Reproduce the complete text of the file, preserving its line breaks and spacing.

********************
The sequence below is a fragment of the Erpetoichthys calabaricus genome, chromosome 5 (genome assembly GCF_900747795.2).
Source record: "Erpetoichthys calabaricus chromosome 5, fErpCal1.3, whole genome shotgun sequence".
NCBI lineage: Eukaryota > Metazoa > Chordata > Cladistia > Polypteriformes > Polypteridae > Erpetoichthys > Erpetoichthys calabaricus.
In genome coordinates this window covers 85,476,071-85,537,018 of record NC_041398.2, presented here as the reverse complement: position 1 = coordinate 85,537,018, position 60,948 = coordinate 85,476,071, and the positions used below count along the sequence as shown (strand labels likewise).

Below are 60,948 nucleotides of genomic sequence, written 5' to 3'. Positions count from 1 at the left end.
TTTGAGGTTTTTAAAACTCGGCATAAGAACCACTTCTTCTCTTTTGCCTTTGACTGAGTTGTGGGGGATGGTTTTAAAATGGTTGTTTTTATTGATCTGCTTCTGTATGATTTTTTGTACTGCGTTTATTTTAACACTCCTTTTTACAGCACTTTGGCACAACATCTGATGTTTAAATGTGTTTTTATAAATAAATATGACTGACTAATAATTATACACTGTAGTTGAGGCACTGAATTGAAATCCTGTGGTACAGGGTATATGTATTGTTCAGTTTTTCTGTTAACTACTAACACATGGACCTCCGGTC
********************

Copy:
The sequence below is a fragment of the Erpetoichthys calabaricus genome, chromosome 5 (genome assembly GCF_900747795.2).
Source record: "Erpetoichthys calabaricus chromosome 5, fErpCal1.3, whole genome shotgun sequence".
NCBI lineage: Eukaryota > Metazoa > Chordata > Cladistia > Polypteriformes > Polypteridae > Erpetoichthys > Erpetoichthys calabaricus.
In genome coordinates this window covers 85,476,071-85,537,018 of record NC_041398.2, presented here as the reverse complement: position 1 = coordinate 85,537,018, position 60,948 = coordinate 85,476,071, and the positions used below count along the sequence as shown (strand labels likewise).

Below are 60,948 nucleotides of genomic sequence, written 5' to 3'. Positions count from 1 at the left end.
TTTGAGGTTTTTAAAACTCGGCATAAGAACCACTTCTTCTCTTTTGCCTTTGACTGAGTTGTGGGGGATGGTTTTAAAATGGTTGTTTTTATTGATCTGCTTCTGTATGATTTTTTGTACTGCGTTTATTTTAACACTCCTTTTTACAGCACTTTGGCACAACATCTGATGTTTAAATGTGTTTTTATAAATAAATATGACTGACTAATAATTATACACTGTAGTTGAGGCACTGAATTGAAATCCTGTGGTACAGGGTATATGTATTGTTCAGTTTTTCTGTTAACTACTAACACATGGACCTCCGGTC